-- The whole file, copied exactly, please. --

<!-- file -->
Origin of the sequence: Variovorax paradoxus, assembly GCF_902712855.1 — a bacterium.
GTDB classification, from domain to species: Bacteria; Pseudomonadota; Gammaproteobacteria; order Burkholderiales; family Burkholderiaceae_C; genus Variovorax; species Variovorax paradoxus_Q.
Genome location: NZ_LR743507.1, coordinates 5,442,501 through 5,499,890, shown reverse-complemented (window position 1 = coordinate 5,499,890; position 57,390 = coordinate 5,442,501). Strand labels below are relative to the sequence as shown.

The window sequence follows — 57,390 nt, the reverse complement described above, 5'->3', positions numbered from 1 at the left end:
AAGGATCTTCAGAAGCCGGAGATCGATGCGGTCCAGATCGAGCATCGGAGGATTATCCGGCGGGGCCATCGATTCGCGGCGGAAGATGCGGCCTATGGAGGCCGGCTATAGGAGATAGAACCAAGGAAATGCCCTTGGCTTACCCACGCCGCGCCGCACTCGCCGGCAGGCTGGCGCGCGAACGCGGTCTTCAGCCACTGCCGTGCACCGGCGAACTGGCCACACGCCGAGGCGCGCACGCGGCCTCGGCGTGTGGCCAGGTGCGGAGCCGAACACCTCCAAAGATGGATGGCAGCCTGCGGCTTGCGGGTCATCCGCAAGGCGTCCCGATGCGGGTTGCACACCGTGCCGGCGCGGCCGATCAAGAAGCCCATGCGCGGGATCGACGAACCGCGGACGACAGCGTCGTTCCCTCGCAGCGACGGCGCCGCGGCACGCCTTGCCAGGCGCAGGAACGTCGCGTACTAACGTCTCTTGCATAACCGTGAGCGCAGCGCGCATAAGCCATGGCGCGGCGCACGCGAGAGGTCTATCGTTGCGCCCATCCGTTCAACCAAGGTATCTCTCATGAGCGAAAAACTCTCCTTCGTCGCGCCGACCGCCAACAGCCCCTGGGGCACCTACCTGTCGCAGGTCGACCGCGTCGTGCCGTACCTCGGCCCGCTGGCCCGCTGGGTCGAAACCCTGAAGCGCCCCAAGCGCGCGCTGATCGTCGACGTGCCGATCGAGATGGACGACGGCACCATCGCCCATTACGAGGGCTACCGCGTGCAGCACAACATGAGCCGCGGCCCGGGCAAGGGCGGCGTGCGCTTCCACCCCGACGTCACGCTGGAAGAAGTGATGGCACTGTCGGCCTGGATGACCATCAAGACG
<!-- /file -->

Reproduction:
Origin of the sequence: Variovorax paradoxus, assembly GCF_902712855.1 — a bacterium.
GTDB classification, from domain to species: Bacteria; Pseudomonadota; Gammaproteobacteria; order Burkholderiales; family Burkholderiaceae_C; genus Variovorax; species Variovorax paradoxus_Q.
Genome location: NZ_LR743507.1, coordinates 5,442,501 through 5,499,890, shown reverse-complemented (window position 1 = coordinate 5,499,890; position 57,390 = coordinate 5,442,501). Strand labels below are relative to the sequence as shown.

The window sequence follows — 57,390 nt, the reverse complement described above, 5'->3', positions numbered from 1 at the left end:
AAGGATCTTCAGAAGCCGGAGATCGATGCGGTCCAGATCGAGCATCGGAGGATTATCCGGCGGGGCCATCGATTCGCGGCGGAAGATGCGGCCTATGGAGGCCGGCTATAGGAGATAGAACCAAGGAAATGCCCTTGGCTTACCCACGCCGCGCCGCACTCGCCGGCAGGCTGGCGCGCGAACGCGGTCTTCAGCCACTGCCGTGCACCGGCGAACTGGCCACACGCCGAGGCGCGCACGCGGCCTCGGCGTGTGGCCAGGTGCGGAGCCGAACACCTCCAAAGATGGATGGCAGCCTGCGGCTTGCGGGTCATCCGCAAGGCGTCCCGATGCGGGTTGCACACCGTGCCGGCGCGGCCGATCAAGAAGCCCATGCGCGGGATCGACGAACCGCGGACGACAGCGTCGTTCCCTCGCAGCGACGGCGCCGCGGCACGCCTTGCCAGGCGCAGGAACGTCGCGTACTAACGTCTCTTGCATAACCGTGAGCGCAGCGCGCATAAGCCATGGCGCGGCGCACGCGAGAGGTCTATCGTTGCGCCCATCCGTTCAACCAAGGTATCTCTCATGAGCGAAAAACTCTCCTTCGTCGCGCCGACCGCCAACAGCCCCTGGGGCACCTACCTGTCGCAGGTCGACCGCGTCGTGCCGTACCTCGGCCCGCTGGCCCGCTGGGTCGAAACCCTGAAGCGCCCCAAGCGCGCGCTGATCGTCGACGTGCCGATCGAGATGGACGACGGCACCATCGCCCATTACGAGGGCTACCGCGTGCAGCACAACATGAGCCGCGGCCCGGGCAAGGGCGGCGTGCGCTTCCACCCCGACGTCACGCTGGAAGAAGTGATGGCACTGTCGGCCTGGATGACCATCAAGACG